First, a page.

The author stressed the importance of carefully excluding TFOA, defined as the main cause of failure, in order to reduce the re-intervention rate after PFA (28).

Good to excellent long term results at a mean FU of 17.8±0.8 years were reported by Kooijman et al. showing a 98% survival rate and a satisfaction rate of 86% (46). These positive data are contrasting with the one observed by Argenson et al. reporting a cumulative survival rate of only 58% at 16 years FU (29).

Regarding new generation Inlay prosthesis Feucht et al. reported in a short-term matched-pair comparison study (mean FU 24 months) with Onlay implants, similar result in clinical scores (P>0.05) and implant survivorship but a slower TFOA progression in the Inlay group (10).

Comparable results about the same implant have been recently reported by Cotic et al., in the authors’ view the more physiological placement of the Inlay prosthesis could reduce the risk of patellar overstuffing leading to a lower progression of TFOA (57).

According to these authors these so called “second generation implants” could increase patellar stability, without altering soft tissue tension and reducing the risk of patellar overstuffing (58,59). A recent mid-term study by Laursen et al., based on similar prosthetic design, reported a high revision rate (28%) at 6 years FU, leading the author to consider this kind of implants as a temporary solution, with good to excellent results in short-term period for younger patients ineligible for TKA (50). There is a need of long-term clinical studies in order to better define clinical results and revision rate of new Inlay prosthesis design which could diverge from the first generation one, even in consideration of the wider inclusion criteria used in the older studies including patients with initial signs of TFOA.

Trochlear cutting implants

The outcomes of Onlay design Implants were discussed by several clinical studies.

Halai et al. reported results about 31 patients (mean age 65 years) affected by idiopathic PFOA with a mean follow-up of 3.2 years, describing 78% of patient satisfaction with a 97.6% survival rate (12).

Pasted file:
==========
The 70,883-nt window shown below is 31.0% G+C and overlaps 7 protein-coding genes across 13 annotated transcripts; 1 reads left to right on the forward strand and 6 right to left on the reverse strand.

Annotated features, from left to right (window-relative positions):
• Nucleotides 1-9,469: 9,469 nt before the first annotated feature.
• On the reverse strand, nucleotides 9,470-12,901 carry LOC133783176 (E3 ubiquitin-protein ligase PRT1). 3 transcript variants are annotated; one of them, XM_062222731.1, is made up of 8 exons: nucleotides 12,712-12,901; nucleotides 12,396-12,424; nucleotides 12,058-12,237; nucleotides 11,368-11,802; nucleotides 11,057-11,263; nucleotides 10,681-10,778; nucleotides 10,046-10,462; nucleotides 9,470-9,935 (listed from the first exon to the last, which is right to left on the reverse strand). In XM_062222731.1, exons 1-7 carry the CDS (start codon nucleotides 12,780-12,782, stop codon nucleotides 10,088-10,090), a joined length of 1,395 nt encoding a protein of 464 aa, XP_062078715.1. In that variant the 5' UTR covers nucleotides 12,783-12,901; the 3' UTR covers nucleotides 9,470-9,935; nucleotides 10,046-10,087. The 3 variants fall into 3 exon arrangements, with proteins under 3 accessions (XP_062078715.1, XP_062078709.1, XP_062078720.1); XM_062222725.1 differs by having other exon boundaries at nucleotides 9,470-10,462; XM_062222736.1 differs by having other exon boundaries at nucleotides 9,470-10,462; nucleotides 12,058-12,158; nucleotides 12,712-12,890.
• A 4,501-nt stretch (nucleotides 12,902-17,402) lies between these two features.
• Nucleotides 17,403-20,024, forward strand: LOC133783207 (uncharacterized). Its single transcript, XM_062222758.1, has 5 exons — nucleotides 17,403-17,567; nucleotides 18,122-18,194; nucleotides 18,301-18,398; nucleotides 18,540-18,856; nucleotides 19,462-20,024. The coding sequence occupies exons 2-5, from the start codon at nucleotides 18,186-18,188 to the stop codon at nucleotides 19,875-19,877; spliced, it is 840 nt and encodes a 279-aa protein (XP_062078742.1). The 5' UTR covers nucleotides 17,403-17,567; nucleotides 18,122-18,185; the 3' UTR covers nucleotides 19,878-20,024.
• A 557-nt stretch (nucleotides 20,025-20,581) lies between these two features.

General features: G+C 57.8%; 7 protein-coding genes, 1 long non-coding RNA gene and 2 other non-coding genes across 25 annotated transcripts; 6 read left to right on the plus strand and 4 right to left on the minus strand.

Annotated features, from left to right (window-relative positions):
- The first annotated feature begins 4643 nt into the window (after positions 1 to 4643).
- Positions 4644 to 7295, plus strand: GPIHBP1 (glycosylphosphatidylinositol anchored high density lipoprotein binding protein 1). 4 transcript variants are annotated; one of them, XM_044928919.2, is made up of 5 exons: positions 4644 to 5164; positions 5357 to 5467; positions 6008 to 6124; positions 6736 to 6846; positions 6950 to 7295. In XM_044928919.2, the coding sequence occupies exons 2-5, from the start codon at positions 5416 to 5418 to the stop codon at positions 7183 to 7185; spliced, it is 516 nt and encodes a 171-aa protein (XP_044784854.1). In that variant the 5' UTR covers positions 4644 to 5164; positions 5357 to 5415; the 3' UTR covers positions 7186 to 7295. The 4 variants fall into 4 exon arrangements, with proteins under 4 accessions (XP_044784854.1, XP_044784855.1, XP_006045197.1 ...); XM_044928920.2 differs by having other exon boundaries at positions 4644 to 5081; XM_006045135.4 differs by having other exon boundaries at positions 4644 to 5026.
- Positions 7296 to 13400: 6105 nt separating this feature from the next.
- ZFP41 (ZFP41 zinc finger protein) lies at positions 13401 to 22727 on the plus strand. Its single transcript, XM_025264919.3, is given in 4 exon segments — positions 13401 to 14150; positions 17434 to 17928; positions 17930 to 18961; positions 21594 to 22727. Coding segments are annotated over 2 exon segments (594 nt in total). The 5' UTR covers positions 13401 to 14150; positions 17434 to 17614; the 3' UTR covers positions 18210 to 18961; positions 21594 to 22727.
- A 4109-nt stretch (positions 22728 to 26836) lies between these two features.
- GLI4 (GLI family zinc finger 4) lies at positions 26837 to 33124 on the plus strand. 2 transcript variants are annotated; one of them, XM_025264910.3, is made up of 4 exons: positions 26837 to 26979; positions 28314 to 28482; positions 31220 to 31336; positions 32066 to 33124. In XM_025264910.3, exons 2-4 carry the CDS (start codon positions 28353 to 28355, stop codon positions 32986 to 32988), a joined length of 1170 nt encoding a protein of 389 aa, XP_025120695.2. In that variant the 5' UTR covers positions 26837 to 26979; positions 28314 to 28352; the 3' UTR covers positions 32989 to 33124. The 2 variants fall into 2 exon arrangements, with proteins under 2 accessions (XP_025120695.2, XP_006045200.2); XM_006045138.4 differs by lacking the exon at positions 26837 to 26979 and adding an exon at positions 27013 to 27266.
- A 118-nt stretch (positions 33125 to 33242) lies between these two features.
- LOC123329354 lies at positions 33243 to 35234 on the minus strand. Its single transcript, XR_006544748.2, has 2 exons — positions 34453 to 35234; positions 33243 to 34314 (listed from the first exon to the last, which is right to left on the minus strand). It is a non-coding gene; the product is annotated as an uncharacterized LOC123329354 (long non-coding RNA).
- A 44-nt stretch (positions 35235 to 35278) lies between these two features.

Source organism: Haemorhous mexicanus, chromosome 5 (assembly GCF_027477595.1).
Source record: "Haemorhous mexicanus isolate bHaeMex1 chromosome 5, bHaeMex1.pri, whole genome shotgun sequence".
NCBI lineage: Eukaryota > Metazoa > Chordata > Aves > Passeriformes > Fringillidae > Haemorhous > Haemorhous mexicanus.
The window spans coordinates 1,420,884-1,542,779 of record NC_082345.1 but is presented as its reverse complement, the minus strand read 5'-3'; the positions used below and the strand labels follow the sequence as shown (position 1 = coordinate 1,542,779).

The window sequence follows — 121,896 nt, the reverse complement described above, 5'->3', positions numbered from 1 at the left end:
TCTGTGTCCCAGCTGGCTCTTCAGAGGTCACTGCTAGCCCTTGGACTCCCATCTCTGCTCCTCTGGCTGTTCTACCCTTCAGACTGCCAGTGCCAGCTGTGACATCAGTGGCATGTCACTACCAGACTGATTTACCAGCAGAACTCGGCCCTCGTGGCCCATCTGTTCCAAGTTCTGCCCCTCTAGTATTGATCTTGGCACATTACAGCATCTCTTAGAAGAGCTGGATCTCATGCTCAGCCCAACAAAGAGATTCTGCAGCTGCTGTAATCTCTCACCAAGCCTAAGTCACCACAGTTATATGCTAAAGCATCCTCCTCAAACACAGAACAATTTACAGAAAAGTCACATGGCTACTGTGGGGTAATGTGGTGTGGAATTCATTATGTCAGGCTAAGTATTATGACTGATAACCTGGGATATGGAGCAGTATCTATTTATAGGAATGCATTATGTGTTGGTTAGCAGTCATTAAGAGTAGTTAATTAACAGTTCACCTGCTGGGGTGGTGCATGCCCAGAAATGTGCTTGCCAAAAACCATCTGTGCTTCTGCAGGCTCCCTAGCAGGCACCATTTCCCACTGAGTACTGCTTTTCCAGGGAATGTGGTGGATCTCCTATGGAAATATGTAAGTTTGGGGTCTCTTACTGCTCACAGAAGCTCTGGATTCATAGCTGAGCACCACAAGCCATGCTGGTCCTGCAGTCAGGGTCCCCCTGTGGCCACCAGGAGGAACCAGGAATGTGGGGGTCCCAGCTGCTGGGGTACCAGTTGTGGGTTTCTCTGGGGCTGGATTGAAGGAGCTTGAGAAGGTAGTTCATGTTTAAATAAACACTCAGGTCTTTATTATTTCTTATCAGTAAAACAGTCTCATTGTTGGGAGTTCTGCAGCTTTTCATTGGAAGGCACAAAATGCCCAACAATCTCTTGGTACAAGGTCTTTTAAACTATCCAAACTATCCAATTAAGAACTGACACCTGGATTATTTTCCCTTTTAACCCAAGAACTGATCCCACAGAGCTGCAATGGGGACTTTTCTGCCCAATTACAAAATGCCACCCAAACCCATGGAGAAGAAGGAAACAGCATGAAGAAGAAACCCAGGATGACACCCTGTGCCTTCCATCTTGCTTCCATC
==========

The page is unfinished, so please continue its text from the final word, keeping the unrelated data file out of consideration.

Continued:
Al-Hadithy et al. reported about 41 patients affected by isolated PFOA, evaluated at mean follow-up of 37 months, with improvement of Oxford Knee Score (from 19.7 to 37.7) and a 97% survival rate (53).

These results seem comparable to those found in prior studies in which the percentage of good to excellent results was superior to 90% (30,60).

A slightly lower survivorship rate (82%) was reported by Mont et al. on 37 patients (mean age 49 years) and mean follow-up of 7 years (52). Outcomes of PFA in post-traumatic PFOA were described by Konan et al. reporting results on 51 patients (mean age 57 years). At the mean FU of 7.1 years the median Oxford Knee Score was 38 with excellent reported pain relief and functional outcomes. Survivorship was 96.1% and only two revisions were reported (one for residual pain and one for TFOA progression) (57).

In patients presenting PFOA variably associated to medial and/or lateral compartment OA and with intact ligaments, some authors suggest the combinations of PFA with unicompartmental knee arthroplasty (UKA). Data in literature reporting clinical results of these procedures combined are few, even though outcomes seem to be promising (61-64).

Further long-term high quality studies are needed to assess the clinical benefits of this implant association, even in consideration of the good results of TKA in treatment of PFOA (Table 2).

Table 2
Table 2 Clinical results of total knee arthroplasty in treatment of isolated patellofemoral osteoarthritis
Full table


A high failure risk and complication rate in PFA was previously reported although nowadays improvement in prosthetic design and careful patient selection lead to better clinical results, with a significant decrease in complications rate.

A recent systematic review by van der List et al., combining cohort studies and registries, analysed the main causes of failure in PFA.

Early failure was most commonly due to unexplained pain (31%), OA progression (24%) and patellar maltracking (14%) (69). The reason of unexplained pain can be found in both progression of OA or a specific prosthetic design issues (70-72).

The most common reasons of late failure are represented by OA progression (46%), aseptic loosening (18%) and pain (9%) (69).